It can also be useful if you’re claiming a while after the accident happened. For instance, it can give information on the current state of your condition and more accurate details on the long term impact your injuries have had.
Alongside the different forms of medical evidence, a document called the Judicial College Guidelines can help to value claims. The table below uses figures from this document to give you an idea of how much you could claim for various injuries.
|Type of injury
|Example compensation award
|The award will depend on the severity of pain and any psychological impacts, as well as other factors.
|£219,070 to £284,260
|Moderate: (ii) Symptoms that included an intellectual deficit, reduced prospects of returning to work and a risk of epilepsy.
|£90,720 to £150,110
|(iii) Amputation of one leg performed above the knee.
|£104,830 to £137,470
|Severe leg injury
|Serious (iii) Injuries such as a compound fracture that results in a prolonged treatment.
|£39,200 to £54,830
|Severe arm injury such as damage to the brachial plexus.
|£96,160 to £130,930
|A simple forearm fracture.
|£6,610 to £19,200
|Pelvis and Hipbone
|Severe: (i) An extensive fractured pelvis alongside other injuries such as a ruptured bladder or dislocated lower back joint.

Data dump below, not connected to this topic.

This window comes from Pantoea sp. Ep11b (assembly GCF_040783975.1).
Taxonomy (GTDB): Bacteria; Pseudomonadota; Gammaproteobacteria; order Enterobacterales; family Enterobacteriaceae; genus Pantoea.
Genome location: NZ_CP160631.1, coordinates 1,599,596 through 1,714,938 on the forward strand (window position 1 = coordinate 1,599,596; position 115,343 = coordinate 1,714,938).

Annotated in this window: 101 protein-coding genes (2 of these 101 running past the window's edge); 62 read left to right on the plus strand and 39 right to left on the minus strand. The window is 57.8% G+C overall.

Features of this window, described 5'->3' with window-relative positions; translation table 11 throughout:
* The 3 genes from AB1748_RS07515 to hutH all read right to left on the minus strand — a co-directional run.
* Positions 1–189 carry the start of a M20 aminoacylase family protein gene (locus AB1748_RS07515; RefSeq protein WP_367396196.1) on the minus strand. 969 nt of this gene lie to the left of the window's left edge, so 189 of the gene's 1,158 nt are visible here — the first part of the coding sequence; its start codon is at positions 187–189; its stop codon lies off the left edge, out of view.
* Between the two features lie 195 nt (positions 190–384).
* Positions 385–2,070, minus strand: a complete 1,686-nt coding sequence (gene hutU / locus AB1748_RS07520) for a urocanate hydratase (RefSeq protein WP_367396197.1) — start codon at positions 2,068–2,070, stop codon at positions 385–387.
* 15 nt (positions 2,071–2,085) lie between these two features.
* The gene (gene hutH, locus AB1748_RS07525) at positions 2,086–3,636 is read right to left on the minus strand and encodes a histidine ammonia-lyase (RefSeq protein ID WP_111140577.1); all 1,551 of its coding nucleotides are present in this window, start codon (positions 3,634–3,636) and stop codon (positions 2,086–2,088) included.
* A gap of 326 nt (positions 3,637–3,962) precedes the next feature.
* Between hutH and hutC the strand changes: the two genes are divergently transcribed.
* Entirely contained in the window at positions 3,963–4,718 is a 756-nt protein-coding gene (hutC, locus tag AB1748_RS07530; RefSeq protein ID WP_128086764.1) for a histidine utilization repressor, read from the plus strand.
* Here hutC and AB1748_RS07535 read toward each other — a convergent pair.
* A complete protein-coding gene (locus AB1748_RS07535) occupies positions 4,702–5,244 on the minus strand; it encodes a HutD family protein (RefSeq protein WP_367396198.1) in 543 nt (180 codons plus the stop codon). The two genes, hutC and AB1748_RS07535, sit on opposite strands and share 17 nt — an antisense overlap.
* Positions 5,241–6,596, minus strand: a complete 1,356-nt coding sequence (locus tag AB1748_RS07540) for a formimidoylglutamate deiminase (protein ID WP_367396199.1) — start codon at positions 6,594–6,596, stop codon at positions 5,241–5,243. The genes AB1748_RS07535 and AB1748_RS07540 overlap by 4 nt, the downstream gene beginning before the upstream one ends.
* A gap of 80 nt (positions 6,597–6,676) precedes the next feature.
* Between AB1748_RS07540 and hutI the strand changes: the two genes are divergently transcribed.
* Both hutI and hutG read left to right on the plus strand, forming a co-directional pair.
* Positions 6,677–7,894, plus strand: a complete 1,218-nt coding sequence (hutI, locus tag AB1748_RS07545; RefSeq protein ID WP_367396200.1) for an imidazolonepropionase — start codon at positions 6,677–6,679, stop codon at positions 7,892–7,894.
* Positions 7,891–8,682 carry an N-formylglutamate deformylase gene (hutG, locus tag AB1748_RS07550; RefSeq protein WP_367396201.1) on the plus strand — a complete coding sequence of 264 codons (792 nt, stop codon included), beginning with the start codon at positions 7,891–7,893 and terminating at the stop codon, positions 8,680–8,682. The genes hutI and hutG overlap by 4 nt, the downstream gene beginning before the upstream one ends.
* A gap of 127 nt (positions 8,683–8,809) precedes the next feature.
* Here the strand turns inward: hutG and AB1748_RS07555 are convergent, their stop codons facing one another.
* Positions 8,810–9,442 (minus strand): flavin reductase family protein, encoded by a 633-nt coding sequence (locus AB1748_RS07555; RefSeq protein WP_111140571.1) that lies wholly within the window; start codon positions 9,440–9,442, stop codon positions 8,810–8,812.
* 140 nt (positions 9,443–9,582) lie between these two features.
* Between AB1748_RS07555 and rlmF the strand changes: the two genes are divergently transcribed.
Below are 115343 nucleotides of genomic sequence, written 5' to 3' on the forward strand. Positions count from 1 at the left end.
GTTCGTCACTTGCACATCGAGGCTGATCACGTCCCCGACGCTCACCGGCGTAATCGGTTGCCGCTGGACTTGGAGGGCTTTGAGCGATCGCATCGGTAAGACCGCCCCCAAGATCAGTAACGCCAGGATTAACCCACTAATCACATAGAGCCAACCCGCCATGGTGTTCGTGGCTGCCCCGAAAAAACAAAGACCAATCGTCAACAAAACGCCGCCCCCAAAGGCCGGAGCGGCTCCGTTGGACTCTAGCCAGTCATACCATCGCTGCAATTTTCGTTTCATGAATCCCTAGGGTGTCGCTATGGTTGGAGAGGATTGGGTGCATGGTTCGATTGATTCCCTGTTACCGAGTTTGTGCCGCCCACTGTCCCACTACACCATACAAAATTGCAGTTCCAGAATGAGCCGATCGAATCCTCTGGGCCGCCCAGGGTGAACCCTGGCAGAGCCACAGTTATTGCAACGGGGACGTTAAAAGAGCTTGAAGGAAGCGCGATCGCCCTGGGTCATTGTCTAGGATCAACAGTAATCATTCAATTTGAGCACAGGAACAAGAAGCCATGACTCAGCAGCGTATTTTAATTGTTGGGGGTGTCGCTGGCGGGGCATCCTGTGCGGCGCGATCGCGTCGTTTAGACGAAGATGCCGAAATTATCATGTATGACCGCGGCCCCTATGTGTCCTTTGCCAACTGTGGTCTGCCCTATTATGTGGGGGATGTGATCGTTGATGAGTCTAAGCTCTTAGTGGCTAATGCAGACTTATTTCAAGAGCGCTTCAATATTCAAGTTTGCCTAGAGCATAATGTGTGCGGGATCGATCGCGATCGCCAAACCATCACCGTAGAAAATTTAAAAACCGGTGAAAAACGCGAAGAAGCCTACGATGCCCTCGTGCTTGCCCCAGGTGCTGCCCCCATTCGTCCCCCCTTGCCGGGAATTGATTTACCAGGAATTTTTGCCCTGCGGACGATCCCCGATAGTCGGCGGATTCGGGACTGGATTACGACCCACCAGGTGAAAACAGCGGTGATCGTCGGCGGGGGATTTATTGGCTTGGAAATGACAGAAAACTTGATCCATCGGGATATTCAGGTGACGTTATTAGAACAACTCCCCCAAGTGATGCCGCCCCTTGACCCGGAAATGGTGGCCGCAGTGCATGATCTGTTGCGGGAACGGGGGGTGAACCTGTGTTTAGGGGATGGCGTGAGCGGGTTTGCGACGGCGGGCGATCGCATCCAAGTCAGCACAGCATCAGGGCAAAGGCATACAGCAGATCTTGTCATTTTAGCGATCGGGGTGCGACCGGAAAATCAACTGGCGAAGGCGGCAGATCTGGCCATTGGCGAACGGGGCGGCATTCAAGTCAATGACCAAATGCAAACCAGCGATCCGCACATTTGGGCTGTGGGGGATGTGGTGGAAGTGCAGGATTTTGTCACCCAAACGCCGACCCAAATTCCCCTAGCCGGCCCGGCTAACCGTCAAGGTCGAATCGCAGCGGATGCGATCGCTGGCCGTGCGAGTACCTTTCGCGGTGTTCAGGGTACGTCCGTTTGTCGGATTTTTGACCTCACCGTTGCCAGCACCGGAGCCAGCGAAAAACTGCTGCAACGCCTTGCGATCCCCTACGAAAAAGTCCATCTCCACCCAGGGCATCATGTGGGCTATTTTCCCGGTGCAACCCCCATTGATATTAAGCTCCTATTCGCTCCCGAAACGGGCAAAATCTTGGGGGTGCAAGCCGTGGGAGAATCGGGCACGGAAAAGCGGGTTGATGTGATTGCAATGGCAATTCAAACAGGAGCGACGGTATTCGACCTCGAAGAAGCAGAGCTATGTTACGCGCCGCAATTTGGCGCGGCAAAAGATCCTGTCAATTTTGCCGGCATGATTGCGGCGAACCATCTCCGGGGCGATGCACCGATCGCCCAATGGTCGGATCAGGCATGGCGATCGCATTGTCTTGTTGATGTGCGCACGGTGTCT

|£78,400 to £130,930
|Moderate: (iii) Injuries that have made a pre-existing condition worse in a shorter space of time than if they hadn’t suffered the injury.
|£7,890 to £13,740
|Moderate frozen shoulder which limits movement and causes discomfort that may continue for up to two years.
|£7,890 to £12,770
|Minor (ii) The person will make a full recovery within two years and won’t require surgery.
|£4,350 to £7,890
|The fear of impending death or reduced life expectation.
Along with general damages, you could claim compensation for special damages. These may compensate you for any financial losses you’ve incurred as a direct result of your injuries. They include both losses from the past and the future.
Some examples of the losses you might have faced, include:
- Loss of earnings due to being unable to work, whether temporarily or permanently
- Care costs for you or anyone else who may be dependent on you, such as a child or elderly parent
- Medical expenses such as private physiotherapy or counselling
- Travel expenses such as to and from doctors or solicitor appointments
However, it’s important to be aware that not every claim will include special damages. Also, they may be different for each claim. For that reason, they are calculated separately to general damages.
If you are claiming compensation for monetary losses, you should ensure you have evidence. For example, receipts, payslips or invoices.